Denver Nuggets’ Monte Morris reflects on draft experience ahead of important offseason

by Alex Labidou
Nuggets.com Staff Writer
@LabidouA

Monte Morris was nine picks away from going undrafted in the 2017 draft, so he knows he can’t take his time in the NBA for granted. The 23-year-old is looking forward to his third year in the league and firmly believes he’s primed for a big season. 

“[I’ve been] doing good [in the offseason]. Back to working out, doing all legs,” Morris told Nuggets.com at his ProStart Sports basketball camp. “Next season, I'll come back way more faster and way more explosive. It's going to be a fun season for people to see, I'm ready to take that step.”

Morris is coming off a strong season, during which he went from playing in three NBA games in his rookie campaign to 82 in his second year. He was one of the most efficient guards in the league as his 5.71 assist to turnover was second best in that category. He was also a strong shooter in the regular season, averaging 10.4 points a game in 24 minutes per game, while shooting 49.3 percent from the field and 41.4 percent from downtown – good for 13th in the NBA.

Morris emphasized the need of adding flexibility in his end-of-the-season press conference. He called himself “stiff” to use the exact term. In the weeks since, Morris has been doing Yoga stretching sessions, hoping to loosen up, add mobility and, as he calls it, “extend my limbs.” 

Morris’ drive comes from what he felt was a perplexing draft experience. He is an icon at Iowa State, a place where he broke records and shined as a four-year standout. As a freshman, he set the NCAA assist-to-turnover ratio record at 4.79, only to break it again as a senior at 5.21. He led the NCAA in the category each of his four seasons in Ames. But his strengths didn’t just lie with his playmaking. He was an All-Big 12 first team player his senior year and a second-teamer in sophomore and junior campaigns. Yet, despite all of those accomplishments, he continued to be projected as a late second rounder in mock drafts.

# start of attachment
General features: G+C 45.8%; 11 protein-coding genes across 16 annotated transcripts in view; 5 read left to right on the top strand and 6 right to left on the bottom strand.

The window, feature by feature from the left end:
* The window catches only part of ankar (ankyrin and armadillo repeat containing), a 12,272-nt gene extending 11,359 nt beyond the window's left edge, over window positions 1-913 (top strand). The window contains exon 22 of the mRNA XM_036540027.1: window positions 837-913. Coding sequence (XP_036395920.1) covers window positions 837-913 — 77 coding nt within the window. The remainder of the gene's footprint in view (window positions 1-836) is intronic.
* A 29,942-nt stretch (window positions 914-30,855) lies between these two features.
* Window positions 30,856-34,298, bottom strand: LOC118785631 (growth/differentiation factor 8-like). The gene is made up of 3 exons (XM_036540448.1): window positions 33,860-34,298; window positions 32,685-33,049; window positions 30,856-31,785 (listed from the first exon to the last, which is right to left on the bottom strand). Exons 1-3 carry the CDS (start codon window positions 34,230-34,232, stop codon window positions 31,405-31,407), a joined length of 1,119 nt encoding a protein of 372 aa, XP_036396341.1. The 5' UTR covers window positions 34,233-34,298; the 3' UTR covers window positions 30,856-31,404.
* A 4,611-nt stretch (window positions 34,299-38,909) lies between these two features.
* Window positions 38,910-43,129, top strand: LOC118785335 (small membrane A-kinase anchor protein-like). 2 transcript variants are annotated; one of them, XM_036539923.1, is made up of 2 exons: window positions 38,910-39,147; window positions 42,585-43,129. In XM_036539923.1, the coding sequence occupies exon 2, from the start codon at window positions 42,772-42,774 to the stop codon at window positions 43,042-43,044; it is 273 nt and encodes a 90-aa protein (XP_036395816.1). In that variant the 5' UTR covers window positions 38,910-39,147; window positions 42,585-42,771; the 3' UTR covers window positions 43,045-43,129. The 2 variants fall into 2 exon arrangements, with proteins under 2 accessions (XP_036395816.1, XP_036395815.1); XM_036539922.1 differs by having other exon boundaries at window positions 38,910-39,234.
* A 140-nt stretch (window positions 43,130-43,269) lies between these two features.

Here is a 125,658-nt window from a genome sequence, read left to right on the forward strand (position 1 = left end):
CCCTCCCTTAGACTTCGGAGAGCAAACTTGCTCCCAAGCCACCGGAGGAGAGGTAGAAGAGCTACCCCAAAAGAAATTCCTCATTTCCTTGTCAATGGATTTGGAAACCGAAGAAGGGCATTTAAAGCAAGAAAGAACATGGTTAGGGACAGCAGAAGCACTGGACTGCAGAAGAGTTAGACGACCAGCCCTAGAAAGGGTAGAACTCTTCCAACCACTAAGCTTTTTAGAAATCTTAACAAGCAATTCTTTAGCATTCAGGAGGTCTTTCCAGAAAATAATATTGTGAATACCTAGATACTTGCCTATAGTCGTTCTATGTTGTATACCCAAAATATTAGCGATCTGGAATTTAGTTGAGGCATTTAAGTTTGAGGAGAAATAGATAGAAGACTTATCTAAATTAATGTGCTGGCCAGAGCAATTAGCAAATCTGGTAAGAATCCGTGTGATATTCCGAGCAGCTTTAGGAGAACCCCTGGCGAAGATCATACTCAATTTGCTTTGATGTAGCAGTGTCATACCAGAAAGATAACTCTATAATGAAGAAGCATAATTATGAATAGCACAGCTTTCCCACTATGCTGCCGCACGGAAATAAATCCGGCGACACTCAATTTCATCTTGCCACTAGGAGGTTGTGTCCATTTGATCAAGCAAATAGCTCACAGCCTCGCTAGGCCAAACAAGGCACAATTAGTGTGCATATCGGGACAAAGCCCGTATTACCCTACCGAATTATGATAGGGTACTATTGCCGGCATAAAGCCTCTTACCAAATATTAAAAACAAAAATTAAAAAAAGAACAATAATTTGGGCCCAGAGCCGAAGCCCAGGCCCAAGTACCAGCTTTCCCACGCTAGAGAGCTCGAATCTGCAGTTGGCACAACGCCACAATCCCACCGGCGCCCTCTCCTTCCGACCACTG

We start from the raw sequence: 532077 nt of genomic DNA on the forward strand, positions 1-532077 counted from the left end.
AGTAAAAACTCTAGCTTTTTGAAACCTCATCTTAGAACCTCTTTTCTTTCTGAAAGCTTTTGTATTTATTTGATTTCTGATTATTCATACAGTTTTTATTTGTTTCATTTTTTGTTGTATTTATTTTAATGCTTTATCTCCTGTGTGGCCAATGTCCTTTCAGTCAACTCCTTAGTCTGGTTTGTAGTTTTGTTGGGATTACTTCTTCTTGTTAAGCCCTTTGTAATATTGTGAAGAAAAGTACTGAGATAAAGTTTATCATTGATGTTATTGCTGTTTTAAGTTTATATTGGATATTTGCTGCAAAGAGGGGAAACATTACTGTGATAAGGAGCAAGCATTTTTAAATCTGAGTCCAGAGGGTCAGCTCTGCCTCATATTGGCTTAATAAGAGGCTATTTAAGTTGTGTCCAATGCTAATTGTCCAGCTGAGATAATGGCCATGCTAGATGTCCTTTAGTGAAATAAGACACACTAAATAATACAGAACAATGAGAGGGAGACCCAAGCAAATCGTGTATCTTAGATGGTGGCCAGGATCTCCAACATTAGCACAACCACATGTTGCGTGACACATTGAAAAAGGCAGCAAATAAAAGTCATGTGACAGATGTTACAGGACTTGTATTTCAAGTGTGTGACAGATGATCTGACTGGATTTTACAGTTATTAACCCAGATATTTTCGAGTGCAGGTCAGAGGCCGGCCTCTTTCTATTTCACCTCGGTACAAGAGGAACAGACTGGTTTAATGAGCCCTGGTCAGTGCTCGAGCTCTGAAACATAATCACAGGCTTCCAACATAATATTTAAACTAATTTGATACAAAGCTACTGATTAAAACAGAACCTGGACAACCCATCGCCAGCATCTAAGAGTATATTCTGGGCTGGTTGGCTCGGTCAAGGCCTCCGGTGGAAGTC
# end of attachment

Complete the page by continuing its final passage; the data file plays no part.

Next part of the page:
“I just thought 'There's no way, I can't get drafted -- with the college career I had,'” Morris reflected. “[I was like] man, three championships, all-time leader in assists, steals at my school -- what else can I do?” 

In the weeks leading up to the draft, the uncertainty around whether or not Morris would land on an NBA roster was a stressful period for the Flint, Mich. native. 

“That week was hell, I was stressing,” Morris said. “The draft process was tough for me. You had so many adjustments to make in a small window.” 

Then as the 2017 draft unfolded, it appeared as if his fears might materialize. 

“I was like I'm on the verge of going undrafted and I'm like 'Yo, this is crazy’” he said. 
 
Fortunately, for Morris, the guard wouldn’t slip out of the draft. He would be selected by the Denver Nuggets with the 51st overall pick. The entire process would mirror the patience and perseverance Morris has shown during his time in the league so far. 
 
“It fueled my fire [being drafted so low]. I went into summer league [motivated],” Morris said. “I didn't really have the opportunity in my first year that I had in my second year. I just knew the next year would be way different.” 

It sure was. 

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